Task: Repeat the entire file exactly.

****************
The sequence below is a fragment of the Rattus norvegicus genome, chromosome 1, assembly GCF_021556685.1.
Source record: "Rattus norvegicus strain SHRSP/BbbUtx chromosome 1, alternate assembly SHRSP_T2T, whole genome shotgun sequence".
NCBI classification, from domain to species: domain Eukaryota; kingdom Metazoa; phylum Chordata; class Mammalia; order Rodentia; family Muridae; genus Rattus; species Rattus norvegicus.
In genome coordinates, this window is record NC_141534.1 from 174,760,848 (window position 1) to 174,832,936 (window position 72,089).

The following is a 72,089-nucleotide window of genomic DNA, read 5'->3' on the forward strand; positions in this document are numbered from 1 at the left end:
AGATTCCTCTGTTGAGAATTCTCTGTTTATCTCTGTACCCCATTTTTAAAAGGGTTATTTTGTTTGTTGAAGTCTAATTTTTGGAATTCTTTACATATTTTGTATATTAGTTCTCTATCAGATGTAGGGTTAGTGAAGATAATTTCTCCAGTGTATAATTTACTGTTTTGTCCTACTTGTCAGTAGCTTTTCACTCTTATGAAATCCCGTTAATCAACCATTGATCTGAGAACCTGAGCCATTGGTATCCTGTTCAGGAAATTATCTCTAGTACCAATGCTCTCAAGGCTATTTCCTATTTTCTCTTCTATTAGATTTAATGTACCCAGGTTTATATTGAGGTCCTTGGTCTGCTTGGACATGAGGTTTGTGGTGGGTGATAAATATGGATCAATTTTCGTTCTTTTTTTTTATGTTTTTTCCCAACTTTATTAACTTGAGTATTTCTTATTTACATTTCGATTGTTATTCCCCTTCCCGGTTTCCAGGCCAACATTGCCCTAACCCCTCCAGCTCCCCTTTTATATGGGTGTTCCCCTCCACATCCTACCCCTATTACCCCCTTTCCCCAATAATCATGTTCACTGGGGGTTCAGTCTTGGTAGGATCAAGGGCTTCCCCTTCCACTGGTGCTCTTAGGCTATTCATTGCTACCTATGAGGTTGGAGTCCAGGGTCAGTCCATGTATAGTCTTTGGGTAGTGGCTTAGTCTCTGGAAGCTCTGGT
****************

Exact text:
The sequence below is a fragment of the Rattus norvegicus genome, chromosome 1, assembly GCF_021556685.1.
Source record: "Rattus norvegicus strain SHRSP/BbbUtx chromosome 1, alternate assembly SHRSP_T2T, whole genome shotgun sequence".
NCBI classification, from domain to species: domain Eukaryota; kingdom Metazoa; phylum Chordata; class Mammalia; order Rodentia; family Muridae; genus Rattus; species Rattus norvegicus.
In genome coordinates, this window is record NC_141534.1 from 174,760,848 (window position 1) to 174,832,936 (window position 72,089).

The following is a 72,089-nucleotide window of genomic DNA, read 5'->3' on the forward strand; positions in this document are numbered from 1 at the left end:
AGATTCCTCTGTTGAGAATTCTCTGTTTATCTCTGTACCCCATTTTTAAAAGGGTTATTTTGTTTGTTGAAGTCTAATTTTTGGAATTCTTTACATATTTTGTATATTAGTTCTCTATCAGATGTAGGGTTAGTGAAGATAATTTCTCCAGTGTATAATTTACTGTTTTGTCCTACTTGTCAGTAGCTTTTCACTCTTATGAAATCCCGTTAATCAACCATTGATCTGAGAACCTGAGCCATTGGTATCCTGTTCAGGAAATTATCTCTAGTACCAATGCTCTCAAGGCTATTTCCTATTTTCTCTTCTATTAGATTTAATGTACCCAGGTTTATATTGAGGTCCTTGGTCTGCTTGGACATGAGGTTTGTGGTGGGTGATAAATATGGATCAATTTTCGTTCTTTTTTTTTATGTTTTTTCCCAACTTTATTAACTTGAGTATTTCTTATTTACATTTCGATTGTTATTCCCCTTCCCGGTTTCCAGGCCAACATTGCCCTAACCCCTCCAGCTCCCCTTTTATATGGGTGTTCCCCTCCACATCCTACCCCTATTACCCCCTTTCCCCAATAATCATGTTCACTGGGGGTTCAGTCTTGGTAGGATCAAGGGCTTCCCCTTCCACTGGTGCTCTTAGGCTATTCATTGCTACCTATGAGGTTGGAGTCCAGGGTCAGTCCATGTATAGTCTTTGGGTAGTGGCTTAGTCTCTGGAAGCTCTGGT